The 'Almost Benz' succeeds in a lower gear
Anyone who's listened to the radio, watched television, read a magazine, seen a billboard, driven a freeway or, for that matter, even breathed in recent months could tell you: The big deal about the new 2014 Mercedes-Benz CLA250 is its distinctly un-Mercedes-like price. It starts at $29,900 – almost $6,000 less than the automaker's previously least-expensive C-Class.
It's an impressive feat of pricing for a manufacturer so desired by beer-budget drivers and affordable only to consumers of Piper-Heidsieck. But now, with its new entry-level model, the same status-conscious crowd who purchase imitation Louis Vuitton handbags can buy in to the real German brand with a car that drives exactly as expected for its price point: well enough.
The first indication that the CLA250 is a bargain Benz is the exterior of this "four-door coupe," specifically the grille, which lacks the understated elegance of other Mercedes and instead looks as if a 6-year-old was let loose with a Bedazzler loaded with hexagonal pellets. Throwing open its doors to slide inside is only slightly better. Instead of a leather-y olfactory greeting, the smell is as generic as the black decor.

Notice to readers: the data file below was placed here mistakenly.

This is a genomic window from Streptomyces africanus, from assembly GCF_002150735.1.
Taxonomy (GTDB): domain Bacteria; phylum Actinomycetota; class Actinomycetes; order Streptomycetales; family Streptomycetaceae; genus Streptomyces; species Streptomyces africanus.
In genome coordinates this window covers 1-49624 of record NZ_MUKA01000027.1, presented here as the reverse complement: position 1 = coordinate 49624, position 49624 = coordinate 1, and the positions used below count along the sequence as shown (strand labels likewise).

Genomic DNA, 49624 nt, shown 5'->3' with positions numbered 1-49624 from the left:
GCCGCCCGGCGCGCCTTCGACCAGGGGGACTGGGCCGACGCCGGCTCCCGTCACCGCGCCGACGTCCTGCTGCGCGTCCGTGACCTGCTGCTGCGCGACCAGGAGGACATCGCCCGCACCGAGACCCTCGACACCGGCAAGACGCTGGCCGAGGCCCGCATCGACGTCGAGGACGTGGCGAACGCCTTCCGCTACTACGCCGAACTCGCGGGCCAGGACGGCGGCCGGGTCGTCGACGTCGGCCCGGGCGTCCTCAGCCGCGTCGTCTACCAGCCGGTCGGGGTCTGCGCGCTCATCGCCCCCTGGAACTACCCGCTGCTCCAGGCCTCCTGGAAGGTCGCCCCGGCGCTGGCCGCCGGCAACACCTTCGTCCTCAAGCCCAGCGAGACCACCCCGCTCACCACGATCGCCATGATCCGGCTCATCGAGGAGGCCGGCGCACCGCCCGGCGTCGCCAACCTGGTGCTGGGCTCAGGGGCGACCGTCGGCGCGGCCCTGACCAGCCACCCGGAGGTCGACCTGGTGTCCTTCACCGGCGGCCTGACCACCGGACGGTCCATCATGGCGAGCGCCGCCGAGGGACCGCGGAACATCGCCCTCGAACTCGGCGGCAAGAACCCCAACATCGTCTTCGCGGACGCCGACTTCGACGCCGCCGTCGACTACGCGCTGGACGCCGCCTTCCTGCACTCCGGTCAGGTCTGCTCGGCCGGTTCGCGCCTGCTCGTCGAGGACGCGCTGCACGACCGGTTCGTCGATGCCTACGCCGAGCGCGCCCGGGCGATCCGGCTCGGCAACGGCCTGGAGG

No, the CLA250 won't magically allow access to red carpet premieres with bodacious Sports Illustrated swimsuit models. It won't enable heel-and-toe skirmishes with race car drivers. Turning over the ignition, it hesitates to respond to even the slightest press of its accelerator pedal.
Despite the direct-injection and turbocharging of its 2.0-liter, inline four-cylinder engine, the CLA's default mode is limp. It automatically starts in an Eco drive setting that won't seem underwhelming for CLA buyers stepping up from a 5-year-old Toyota Camry but will feel decidedly lacking for anyone moving over from a higher-priced BMW of any stripe. For a more engaged driving experience, drivers need to manually switch to the significantly more sprightly sport mode, which shortens the shift times and holds the gears. Paddle shifters can operate in each drive mode and are, wisely, outfitted with an override feature that will automatically up- or down-shift to avoid redlining or a stall.
Its front-wheel-drive layout already says the CLA isn't a true driver's car, but its 208 horsepower and acceleration underscores that fact. A 4matic, Mercedes' all-wheel-drive, version of the CLA will be available in the spring, as will a 355-horsepower, $47,450 AMG version next month.
In Eco mode, the CLA's dual-clutch automatic transmission shifts quickly and smoothly through all of its seven gears at speeds as low as 40-ish mph, contributing to impressive fuel economy for a midsize sedan: 30 mpg combined. The start-stop function is also seamless and unobtrusive as it turns the engine off at full stops to conserve fuel.
Oddly, the mechanism that shifts between gears is on a stalk off the steering wheel, similar to a windshield wiper. And the LCD screen for audio, phone and navigation isn't embedded in the dash but likewise stuck on with a stem, as if it was an afterthought.